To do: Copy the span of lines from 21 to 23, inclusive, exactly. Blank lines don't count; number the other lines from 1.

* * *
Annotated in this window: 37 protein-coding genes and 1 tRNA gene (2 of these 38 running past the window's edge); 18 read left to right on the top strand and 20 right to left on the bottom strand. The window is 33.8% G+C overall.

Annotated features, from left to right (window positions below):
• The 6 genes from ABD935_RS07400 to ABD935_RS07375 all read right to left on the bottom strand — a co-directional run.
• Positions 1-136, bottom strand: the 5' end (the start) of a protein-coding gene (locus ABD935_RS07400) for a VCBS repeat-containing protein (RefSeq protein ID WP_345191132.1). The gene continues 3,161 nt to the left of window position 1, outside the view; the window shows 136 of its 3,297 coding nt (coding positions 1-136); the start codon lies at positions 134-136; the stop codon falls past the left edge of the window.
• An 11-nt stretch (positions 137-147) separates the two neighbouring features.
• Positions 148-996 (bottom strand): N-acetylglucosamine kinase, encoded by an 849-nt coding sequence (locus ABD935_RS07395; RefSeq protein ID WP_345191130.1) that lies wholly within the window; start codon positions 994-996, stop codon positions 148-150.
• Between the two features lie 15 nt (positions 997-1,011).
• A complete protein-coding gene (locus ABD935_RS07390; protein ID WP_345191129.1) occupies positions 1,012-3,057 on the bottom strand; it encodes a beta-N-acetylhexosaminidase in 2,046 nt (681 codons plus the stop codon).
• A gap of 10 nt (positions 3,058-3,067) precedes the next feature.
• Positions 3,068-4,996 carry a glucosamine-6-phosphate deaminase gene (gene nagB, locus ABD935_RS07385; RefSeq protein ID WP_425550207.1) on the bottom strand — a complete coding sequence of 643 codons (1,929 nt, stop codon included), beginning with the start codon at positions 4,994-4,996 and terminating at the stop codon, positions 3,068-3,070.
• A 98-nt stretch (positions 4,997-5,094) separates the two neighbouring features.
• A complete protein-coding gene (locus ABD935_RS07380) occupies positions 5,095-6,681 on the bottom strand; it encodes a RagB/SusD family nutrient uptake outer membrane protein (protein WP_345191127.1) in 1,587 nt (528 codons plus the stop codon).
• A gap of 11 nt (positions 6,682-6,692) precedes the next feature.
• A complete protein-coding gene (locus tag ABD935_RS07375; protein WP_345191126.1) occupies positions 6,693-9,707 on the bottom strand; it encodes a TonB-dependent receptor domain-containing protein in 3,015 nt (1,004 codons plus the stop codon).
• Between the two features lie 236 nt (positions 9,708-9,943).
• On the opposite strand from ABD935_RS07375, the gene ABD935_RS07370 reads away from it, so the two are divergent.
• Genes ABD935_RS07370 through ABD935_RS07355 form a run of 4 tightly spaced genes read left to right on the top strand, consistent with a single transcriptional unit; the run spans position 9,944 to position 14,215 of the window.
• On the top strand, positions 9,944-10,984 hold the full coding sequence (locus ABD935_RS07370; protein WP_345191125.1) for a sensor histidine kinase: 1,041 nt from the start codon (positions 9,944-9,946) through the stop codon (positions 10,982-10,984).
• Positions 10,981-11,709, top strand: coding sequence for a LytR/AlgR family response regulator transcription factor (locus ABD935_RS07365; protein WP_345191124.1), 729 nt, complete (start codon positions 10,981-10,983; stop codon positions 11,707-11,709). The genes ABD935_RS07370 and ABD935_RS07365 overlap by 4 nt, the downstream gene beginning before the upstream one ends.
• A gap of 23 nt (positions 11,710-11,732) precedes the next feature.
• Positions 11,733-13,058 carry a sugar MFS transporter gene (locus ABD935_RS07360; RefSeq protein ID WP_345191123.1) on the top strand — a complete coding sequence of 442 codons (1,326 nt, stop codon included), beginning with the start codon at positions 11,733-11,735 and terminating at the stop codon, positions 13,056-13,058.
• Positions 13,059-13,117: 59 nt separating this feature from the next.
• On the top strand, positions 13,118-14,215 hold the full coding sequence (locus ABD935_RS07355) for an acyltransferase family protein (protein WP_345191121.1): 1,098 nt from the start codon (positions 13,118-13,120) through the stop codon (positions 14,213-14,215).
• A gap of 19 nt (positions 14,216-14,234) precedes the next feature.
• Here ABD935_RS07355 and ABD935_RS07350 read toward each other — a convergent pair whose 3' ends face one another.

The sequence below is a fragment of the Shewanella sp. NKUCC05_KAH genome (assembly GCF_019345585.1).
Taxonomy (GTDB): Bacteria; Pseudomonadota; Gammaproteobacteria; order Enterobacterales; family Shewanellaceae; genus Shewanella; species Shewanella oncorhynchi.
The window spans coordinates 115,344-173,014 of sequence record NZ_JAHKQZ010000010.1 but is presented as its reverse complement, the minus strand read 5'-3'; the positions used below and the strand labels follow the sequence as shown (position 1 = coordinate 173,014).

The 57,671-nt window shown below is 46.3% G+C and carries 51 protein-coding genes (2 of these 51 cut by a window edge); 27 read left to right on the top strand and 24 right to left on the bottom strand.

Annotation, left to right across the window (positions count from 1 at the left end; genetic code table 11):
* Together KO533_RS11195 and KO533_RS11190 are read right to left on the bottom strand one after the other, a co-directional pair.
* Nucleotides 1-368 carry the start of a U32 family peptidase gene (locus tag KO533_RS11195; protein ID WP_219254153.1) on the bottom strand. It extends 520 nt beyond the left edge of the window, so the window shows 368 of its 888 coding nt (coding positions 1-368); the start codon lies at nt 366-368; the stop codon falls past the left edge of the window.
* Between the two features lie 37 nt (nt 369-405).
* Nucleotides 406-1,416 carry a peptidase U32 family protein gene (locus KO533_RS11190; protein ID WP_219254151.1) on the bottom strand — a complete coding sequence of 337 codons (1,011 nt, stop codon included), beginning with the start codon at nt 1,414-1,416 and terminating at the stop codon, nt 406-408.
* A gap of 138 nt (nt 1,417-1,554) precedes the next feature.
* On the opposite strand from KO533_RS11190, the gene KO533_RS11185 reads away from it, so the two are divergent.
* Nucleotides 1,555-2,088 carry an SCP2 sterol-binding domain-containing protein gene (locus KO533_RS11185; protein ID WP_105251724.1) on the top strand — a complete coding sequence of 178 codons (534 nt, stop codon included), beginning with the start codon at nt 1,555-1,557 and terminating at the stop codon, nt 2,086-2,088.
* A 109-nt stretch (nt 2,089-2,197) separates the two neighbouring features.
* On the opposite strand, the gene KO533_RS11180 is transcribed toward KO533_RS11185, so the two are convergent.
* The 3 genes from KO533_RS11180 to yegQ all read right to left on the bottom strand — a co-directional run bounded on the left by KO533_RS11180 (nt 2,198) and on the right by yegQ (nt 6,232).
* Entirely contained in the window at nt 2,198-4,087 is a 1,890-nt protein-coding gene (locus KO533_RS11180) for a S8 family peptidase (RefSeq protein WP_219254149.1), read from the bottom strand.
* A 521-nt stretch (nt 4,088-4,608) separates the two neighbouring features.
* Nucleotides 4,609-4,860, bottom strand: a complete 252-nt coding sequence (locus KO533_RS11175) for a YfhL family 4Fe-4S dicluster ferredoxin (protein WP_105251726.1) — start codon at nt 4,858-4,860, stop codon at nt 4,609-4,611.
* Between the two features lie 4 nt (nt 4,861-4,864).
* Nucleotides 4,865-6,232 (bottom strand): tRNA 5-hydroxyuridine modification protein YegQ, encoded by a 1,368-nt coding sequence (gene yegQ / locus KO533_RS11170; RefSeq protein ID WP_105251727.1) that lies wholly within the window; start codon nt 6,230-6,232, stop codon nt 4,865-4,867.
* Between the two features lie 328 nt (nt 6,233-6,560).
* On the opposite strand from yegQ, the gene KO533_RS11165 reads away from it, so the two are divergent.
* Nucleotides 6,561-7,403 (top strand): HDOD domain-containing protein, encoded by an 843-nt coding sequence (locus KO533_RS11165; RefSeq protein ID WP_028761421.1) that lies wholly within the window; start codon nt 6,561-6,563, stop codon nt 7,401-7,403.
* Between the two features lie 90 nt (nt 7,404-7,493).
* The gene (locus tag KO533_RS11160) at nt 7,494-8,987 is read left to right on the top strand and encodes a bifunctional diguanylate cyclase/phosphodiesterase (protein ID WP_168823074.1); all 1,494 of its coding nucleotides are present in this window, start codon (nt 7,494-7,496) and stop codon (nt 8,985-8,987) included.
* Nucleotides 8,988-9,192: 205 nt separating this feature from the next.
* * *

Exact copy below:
• Positions 11,733-13,058 carry a sugar MFS transporter gene (locus ABD935_RS07360; RefSeq protein ID WP_345191123.1) on the top strand — a complete coding sequence of 442 codons (1,326 nt, stop codon included), beginning with the start codon at positions 11,733-11,735 and terminating at the stop codon, positions 13,056-13,058.
• Positions 13,059-13,117: 59 nt separating this feature from the next.
• On the top strand, positions 13,118-14,215 hold the full coding sequence (locus ABD935_RS07355) for an acyltransferase family protein (protein WP_345191121.1): 1,098 nt from the start codon (positions 13,118-13,120) through the stop codon (positions 14,213-14,215).